Tuesday, 31 December 2019

One final reduction

I managed to sneak a final make into 2019 - I finished my hussif this evening. Talk about cutting it fine. (In my excitement I forgot to photograph it with a ruler, so had to add the size details to the photograph.)


More details coming in a future post, but taking into account the outer and inner fabrics, interlinings, pockets etc. I estimate this as using half a metre of fabric overall. So the final stashometer figures look like this.

Totals for the year - under four metres

It's not great, and it would have been much, much worse without the destash, but I'm hoping for better things next year. Details to come in my 'Goals for 2020' post on Sunday.

Happy New Year everyone!

Sunday, 29 December 2019

Sewing Top 5 of 2019

It's time for a round-up of 2019, and this year I'm using the Sewcialists SewingTop5 for the format of my post.

For this post I'm sticking to hits, misses, highlights and reflections, with goals coming next Sunday. So without any further ado . . .

Top 5 Hits
Sadly, this didn't require a lot of thought, or an agonising selection process, because I've only made five garments this year! Completing my Masters dissertation (it was a research Masters, so the 28,000-word dissertation was the main part of it) took up a lot of the year. On top of that, I spent six weeks living at my parents' house when my mum fell and broke her hip. She is my dad's carer, and looking after both of them left me with very little sewing time. (Any carers reading this, feel free to laugh/roll your eyes at the fact that this was a shock discovery for me!)

The grand total of this year's makes

Left to right: Wardrobe by Me Grace dress, hat made by taking a pattern from a bought hat I already owned, Butterick 5997, Vogue 8964, the frankenpatterned New Look 'anemone' dress.

The hat has probably been the biggest success - I wear it a lot. The anemone dress is only recently completed and is a summer dress so hasn't been worn yet, but I'm just super-pleased to have finally used some fabric which has been lurking in my stash for almost three decades!!

Which brings me on to . . .

Top 5 Misses
The biggest of these has been the failure of my latest plan to reduce my stash. I'm hoping to make a further reduction before 2020 begins, but it will only be tiny and won't budge the Stashometer out of the red.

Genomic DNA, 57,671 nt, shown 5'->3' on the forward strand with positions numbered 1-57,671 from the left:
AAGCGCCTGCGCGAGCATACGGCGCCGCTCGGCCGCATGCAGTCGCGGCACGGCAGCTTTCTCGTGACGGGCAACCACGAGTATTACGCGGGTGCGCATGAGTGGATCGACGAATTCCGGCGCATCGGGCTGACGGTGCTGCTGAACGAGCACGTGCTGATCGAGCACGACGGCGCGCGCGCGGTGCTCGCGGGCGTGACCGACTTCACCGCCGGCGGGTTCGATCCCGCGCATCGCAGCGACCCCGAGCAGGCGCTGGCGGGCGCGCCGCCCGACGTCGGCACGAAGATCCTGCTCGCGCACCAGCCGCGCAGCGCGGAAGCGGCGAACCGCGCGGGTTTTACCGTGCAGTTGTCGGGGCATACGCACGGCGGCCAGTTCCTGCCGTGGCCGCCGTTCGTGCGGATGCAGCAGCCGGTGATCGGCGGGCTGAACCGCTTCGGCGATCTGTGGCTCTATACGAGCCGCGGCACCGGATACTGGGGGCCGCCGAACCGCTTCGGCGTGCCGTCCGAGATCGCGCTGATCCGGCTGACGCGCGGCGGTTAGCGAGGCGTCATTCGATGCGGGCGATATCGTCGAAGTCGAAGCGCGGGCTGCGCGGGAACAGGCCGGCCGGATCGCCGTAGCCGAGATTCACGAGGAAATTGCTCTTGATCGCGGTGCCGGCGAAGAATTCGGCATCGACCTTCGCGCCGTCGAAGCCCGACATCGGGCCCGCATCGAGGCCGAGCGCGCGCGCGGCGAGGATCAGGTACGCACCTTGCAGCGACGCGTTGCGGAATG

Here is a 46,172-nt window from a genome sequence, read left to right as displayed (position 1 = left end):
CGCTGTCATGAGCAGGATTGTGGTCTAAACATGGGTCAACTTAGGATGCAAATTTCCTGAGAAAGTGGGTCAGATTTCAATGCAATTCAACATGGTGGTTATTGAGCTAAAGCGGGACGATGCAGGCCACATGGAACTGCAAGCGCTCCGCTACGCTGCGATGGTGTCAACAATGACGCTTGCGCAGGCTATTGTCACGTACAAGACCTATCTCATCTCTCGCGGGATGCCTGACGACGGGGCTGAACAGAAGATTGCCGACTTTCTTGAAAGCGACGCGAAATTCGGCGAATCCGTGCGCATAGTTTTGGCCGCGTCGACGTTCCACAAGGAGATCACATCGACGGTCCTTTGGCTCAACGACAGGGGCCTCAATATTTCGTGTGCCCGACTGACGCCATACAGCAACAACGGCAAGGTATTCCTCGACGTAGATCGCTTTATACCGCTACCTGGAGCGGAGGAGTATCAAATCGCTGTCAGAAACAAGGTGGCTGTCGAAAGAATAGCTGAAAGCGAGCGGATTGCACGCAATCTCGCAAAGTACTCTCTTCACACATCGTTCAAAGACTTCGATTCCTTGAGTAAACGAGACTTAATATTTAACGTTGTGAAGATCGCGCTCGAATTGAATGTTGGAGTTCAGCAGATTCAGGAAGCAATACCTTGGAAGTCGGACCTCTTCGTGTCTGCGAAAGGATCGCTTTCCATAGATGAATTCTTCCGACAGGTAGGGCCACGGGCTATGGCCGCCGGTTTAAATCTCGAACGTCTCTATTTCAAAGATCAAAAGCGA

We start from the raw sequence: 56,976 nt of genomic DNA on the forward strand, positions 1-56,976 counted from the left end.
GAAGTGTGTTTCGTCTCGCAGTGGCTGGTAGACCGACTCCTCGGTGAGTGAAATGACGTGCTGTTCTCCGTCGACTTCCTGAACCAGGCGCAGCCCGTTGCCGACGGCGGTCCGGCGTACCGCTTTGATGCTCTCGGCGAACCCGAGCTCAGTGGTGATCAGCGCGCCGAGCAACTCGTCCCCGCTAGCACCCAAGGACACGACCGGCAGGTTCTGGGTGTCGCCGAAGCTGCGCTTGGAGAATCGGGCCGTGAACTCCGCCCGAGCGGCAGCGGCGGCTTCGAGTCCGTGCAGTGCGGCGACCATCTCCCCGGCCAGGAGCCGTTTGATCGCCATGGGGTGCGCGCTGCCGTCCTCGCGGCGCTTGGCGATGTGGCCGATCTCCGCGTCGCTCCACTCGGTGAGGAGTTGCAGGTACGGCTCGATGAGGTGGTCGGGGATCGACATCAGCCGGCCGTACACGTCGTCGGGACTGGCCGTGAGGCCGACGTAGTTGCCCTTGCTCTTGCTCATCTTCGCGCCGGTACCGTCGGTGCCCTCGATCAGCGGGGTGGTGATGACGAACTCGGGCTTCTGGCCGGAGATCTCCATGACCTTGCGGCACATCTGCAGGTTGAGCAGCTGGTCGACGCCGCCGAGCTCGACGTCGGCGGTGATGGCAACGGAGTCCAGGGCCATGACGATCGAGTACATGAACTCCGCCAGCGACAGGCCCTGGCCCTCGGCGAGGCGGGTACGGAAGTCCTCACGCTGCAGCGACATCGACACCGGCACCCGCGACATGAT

The sorry tale

I did have a pattern lined up for the 'retro cotton from Wells', but both this and completing the curtains were shelved when I went to stay with Mum and Dad.

Obviously the plan to complete the anemone dress for the #sewbravesewcialists challenge in, ahem, May was an epic fail as well! Still, better late than never.

Butterick 5997 has sat on my alterations pile since it was completed, as the neckline is just too low for me. I've not come up with a fix that I like enough to spend the time doing it, and as I'm not happy with the massive overlap on the cuffs either, I can see this being donated to a charity shop in the near future.

My main 'miss' of 2019 though has been missing sewing. I've been making at least some of my own clothes for over four decades, and have been sewing in some form for closer to five, so simply not having the time to make things felt uncomfortable, to say the least.

Top 5 Highlights
This will have to be a 'Top 3', as it's been a quiet year. Top of the list of course is submitting my dissertation and completing my Masters. A combination of natural reticence and very old-fashioned Scottish schooling means that I'm really not comfortable blowing my own trumpet, but I know that some of you have been following my 'progress' since I first mentioned my Masters on this blog (thank you), so it seems only right to let you know that I got a Distinction. Also, I must add special thank yous to the following people: Lynn of American Age Fashion for your research on Mrs Exeter - I cited your Clothing Cultures paper; and Lauren Stowell and Abby Cox of American Duchess and Rebecca Olds of Timesmith Dressmaking for your information about the work of women in the past as professional dressmakers.

Mantua-makers hard at work

Talking of which, the Wedding Gown in a Weekend event at the National Museum of Scotland was defintely another highlight. Watching an entirely hand-sewn, made-to-measure dress come together as it would have been made in the eighteenth-century, over the course of two days, was just fascinating, and I learned so much.

At the end of the weekend

Finally, putting together the University Centre Shrewsbury banner was hard work but a real joy. The commitment of the individual block-makers to the project just shone through, and it was a privilege to be involved.

The banner

Top 5 Reflections